12 Ways to Reduce Spam on Your Computer & Cell Phone....

@LadyMarissa (12160)
United States
June 18, 2009 1:00pm CST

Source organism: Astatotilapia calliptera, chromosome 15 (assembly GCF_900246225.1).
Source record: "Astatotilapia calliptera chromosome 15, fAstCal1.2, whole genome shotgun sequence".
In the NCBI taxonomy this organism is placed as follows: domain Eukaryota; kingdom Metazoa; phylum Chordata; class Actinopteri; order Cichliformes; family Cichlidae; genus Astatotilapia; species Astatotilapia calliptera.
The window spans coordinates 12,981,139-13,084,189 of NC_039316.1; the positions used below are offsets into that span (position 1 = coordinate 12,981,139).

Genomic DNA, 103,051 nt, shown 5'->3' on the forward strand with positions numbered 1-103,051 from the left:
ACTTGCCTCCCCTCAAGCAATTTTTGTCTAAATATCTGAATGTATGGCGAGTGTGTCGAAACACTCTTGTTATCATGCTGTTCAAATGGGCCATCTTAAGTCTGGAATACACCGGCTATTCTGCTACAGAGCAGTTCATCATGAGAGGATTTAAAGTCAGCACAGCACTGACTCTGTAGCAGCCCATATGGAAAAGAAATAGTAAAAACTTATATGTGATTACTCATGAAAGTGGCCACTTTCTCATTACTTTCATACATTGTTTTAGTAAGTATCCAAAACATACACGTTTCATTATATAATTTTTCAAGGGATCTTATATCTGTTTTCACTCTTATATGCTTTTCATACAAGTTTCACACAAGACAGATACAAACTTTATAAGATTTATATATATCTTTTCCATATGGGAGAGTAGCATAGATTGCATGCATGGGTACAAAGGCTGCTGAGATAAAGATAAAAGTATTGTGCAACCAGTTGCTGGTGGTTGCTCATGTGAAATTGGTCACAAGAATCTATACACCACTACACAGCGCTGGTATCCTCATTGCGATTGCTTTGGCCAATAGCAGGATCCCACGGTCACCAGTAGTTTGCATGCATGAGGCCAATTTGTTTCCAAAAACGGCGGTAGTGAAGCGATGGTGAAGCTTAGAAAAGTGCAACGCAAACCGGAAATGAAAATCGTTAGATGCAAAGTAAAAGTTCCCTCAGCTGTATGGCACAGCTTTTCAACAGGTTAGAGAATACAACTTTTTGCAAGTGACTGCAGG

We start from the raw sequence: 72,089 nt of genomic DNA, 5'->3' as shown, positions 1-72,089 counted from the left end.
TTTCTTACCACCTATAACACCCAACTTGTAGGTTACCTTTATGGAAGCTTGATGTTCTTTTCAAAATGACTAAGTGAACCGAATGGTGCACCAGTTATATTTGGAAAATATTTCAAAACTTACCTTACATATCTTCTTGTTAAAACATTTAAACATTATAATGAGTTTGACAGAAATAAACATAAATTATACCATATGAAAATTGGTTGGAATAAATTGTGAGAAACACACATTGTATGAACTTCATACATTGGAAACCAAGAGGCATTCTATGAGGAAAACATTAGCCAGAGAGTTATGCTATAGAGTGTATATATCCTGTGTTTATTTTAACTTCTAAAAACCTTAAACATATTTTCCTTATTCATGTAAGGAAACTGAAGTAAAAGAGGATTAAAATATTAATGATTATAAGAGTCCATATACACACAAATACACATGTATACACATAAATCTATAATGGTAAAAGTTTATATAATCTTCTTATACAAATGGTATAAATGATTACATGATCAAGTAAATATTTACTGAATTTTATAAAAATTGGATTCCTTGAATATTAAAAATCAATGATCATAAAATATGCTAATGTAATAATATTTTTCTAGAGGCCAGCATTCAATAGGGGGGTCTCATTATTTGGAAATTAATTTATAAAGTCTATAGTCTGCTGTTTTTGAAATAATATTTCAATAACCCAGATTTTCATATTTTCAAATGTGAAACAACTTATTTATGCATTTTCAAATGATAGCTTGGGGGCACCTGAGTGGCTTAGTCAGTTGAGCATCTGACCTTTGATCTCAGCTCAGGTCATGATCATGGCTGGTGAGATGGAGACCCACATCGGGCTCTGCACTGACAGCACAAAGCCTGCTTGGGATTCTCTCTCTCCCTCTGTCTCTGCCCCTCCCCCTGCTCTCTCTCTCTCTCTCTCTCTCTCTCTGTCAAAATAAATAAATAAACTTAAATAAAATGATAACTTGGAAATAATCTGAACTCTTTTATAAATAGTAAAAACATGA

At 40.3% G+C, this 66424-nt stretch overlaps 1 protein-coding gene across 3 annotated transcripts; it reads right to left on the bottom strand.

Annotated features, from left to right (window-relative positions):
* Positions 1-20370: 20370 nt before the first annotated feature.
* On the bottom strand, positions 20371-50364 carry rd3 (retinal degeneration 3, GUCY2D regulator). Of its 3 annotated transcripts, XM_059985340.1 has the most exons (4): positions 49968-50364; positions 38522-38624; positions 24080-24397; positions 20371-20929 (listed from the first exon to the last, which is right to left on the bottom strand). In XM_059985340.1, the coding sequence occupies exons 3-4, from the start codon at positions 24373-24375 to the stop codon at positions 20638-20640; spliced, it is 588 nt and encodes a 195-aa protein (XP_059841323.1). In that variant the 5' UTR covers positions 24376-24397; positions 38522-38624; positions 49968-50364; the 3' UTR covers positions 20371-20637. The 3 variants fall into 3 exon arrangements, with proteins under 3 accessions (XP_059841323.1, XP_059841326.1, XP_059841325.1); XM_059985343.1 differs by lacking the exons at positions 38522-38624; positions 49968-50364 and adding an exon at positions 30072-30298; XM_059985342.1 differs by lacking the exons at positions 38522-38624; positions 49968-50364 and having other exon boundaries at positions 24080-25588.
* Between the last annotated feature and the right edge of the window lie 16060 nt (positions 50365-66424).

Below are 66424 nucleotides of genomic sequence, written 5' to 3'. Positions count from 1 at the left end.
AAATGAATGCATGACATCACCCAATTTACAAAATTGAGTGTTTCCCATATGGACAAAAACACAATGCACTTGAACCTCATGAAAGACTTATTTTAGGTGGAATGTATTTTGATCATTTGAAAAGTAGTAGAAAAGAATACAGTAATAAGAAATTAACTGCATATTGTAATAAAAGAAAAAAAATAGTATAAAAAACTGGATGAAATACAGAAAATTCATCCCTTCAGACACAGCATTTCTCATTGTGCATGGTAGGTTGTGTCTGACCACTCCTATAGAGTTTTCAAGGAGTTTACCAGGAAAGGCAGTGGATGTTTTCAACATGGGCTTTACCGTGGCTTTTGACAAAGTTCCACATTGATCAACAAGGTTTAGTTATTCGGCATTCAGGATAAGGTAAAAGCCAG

1) Fight phony messages with disposable addresses It may seen daunting, but a great way to limit spam is to set up multiple e-mail addresses, each one for a different purpose. Fortunately, most e-mail clients (Outlook, Entourage, Apple Mail) support multiple accounts, so it won't be too hard to set up. We suggest creating a personal account that you only use for contacting close friends and family members. For other online activities like paying bills or your bank account, create a separate account. It's well worth the effort of setting up another address (we suggest using a free e-mail service like Gmail, AOL Mail, or Yahoo!) for Web purchases, newsletters, subscriptions, and registering for cool new Web services. If one account is compromised, and the little spam buggers start sneaking through, drop it and open another. 2) Beware the pesky check mark When signing up or registering for anything on the Web, always look for the little check boxes at the bottom of the page. Sites typically ask if you'd like to register for updates or discounts, and the boxes tend to be checked by default. Uncheck them to opt out of third-party mailing lists. Also, look for the company's privacy policy to determine whether they share e-mail addresses and other information with third parties. If you don't see a privacy statement, think twice about whether you really want to use that site. 3) Use security software to block the bad stuff This one is important, even if you don't have a raging spam problem. Other than regularly backing up your files (something every computer user should do), you should always install security software on your computer. These apps protect you not only from spam, but also from viruses and other nasty computer intruders. (Not all packages include spam protection, so be sure to check out their feature lists.) Many free and pay options exist, but just make sure to keep your software up-to-date. Some popular services that offer frequent updates are McAfee Internet Security 2009 ($49) and Norton 360 ($80). If you're using the AOL Client and are an AOL member, you can get free protection from McAfee (discounts are available for non-members). 4) Set up a filter to snag spam The last line of defense is your e-mail client's built-in spam filter. Whether you're using online services like Gmail and AOL Mail or pulling your e-mail into a desktop app like Thunderbird, you've probably got a built-in spam filter automatically scanning and filtering your incoming e-mail for spam. It's important to alert service providers to junk that still gets through so they can block the messages in the future. Do your part and mark junk mail as spam if you have the option. There are also Web-based spam filters that improve as more people use the software. If you use Microsoft Outlook or Thunderbird on a PC, Spam Fighter is an effective and popular choice (download a free trial here before deciding if it's worth $29), and you can also check out Cactus Spam Filter (PC only), Ella for Spam Control (PC only), and SpamSieve (Mac only). 5) Complicate your e-mail to confuse the spammers Sure, it may seem picky, but if you really want to cut down on inbox spam as much as possible, don't use your name or simple words when creating your e-mail address. Why? Automated spamming software can easily generate simple addresses based on basic name and word combinations. Make the address as long as you can remember, use numbers and symbols, and try to start it with a letter from the end of the alphabet. According to a British researcher, people who have an e-mail address beginning with an early letter, like 'a' or 'b,' receive 15-percent more spam than those that start with a late letter, such as 'x,' 'y,' or 'z.' 6) Join the National Do Not Call Registry To help cut down on phone spam, the Federal Communications Commission (FCC) suggests joining the National Do Not Call Registry to opt out of telemarketing calls, the bane of dinnertime. Joining will keep those telemarketers from distributing your number and stop companies who may want to flood your cell phone with text messages. If you're still getting sales calls and spam after 31 days, you can file a complaint against the offending parties. 7) Be stingy with your digits If you want to avoid junk text messages clogging your cell phone's inbox, never hand out your number (online or in real life) unless you are certain whom you're giving it to. Recently, for example, one of those annoying Facebook quizzes asked participants for their phone numbers so it could send the results by text message. Instead, scammers used the phone numbers to bill users for taking the quiz. 8) Bugged by spam texts? Check your account options Having lived through the golden age of texting (i.e. the spam-free days), we knew it was inevitable that our mobile inboxes would be hit with spam eventually. While e-mail apps let you set up spam filters, no such thing exists yet for your phone. Fortunately, you've got some options. An AT&T representative told the New York Times that most text message spam comes from the Web, which means there is a workaround: block all text messages coming from the Internet (you'll still be able to receive messages from other phones). It's not as hard as it sounds; some carriers let you block these types of messages, while others offer basic forms of spam filtering. Your carrier's Web site will have more on adjusting your settings, and we've included links to the major ones below: * AT&T * Verizon * Sprint * T-Mobile 9) Take your fight to Washington Under the CAN-SPAM legislation of 2003, the Federal Communications Commission (FCC) implemented rules prohibiting the sending of unwanted "commercial messages" to wireless devices. If you receive one of those, you can file a complaint for free at the FCC Web site. If prosecuted, the perps can be fined up to $11,000 just for the sending part -- and even more monetary penalties apply if they're stealing or generating e-mail addresses and phone numbers. 10) Google it Alright, this one is easy. Just Google your e-mail address, and if it pops up in search results, you've probably found at least one reason why you're getting more spam than usual. If your e-mail address is showing up in blogs or Web sites you've joined, check the site's preferences to see if you can hide or remove your address. Otherwise, if you're bogged down in spam, it may be time for a new address... 11) Hide from the junk by disguising your address If you enjoy chatting it up on message boards or in various Web groups, be careful with your information when you post. Most services will ask for an e-mail address before allowing a user to comment, and sometimes that address will be included in the message you post, making your address more public on the Web than you might like it to be. So, if the site offers it, check the box asking if you'd like to conceal your information. If it doesn't give you that option, and your address is already posted, go back and change how your address is written. It's a little unorthodox, but it works. Say your address is 'yourname@example.com.' You could put in 'yourname AT example DOT com.' That way, spam software that automatically extracts e-mail addresses off the Web won't get your real address, but if your message board chums want to send you a private message, they can easily recognize and add the '@' and the '.' portion. 12) What not to do Above all, when it comes to keeping spam out of your inbox, common sense is the order of the day. Here's what not to do: * Don't open suspicious messages from e-mail address you don't recognize or with titles that are too good to be true (something like, "You've Just Won 10-Bazillion Dollar!" should set off a mental alarm) * If (for some reason) you accidentally opened the message, don't respond, even if the message simply requests you remove yourself from a mailing list by clicking on a link. * Which brings up another point: Blindly clicking links in an e- mail is a great way to get caught by a phishing scam. If you get a message from your bank, for example, don't click on the link in the e- mail. Call the bank or visit its site directly.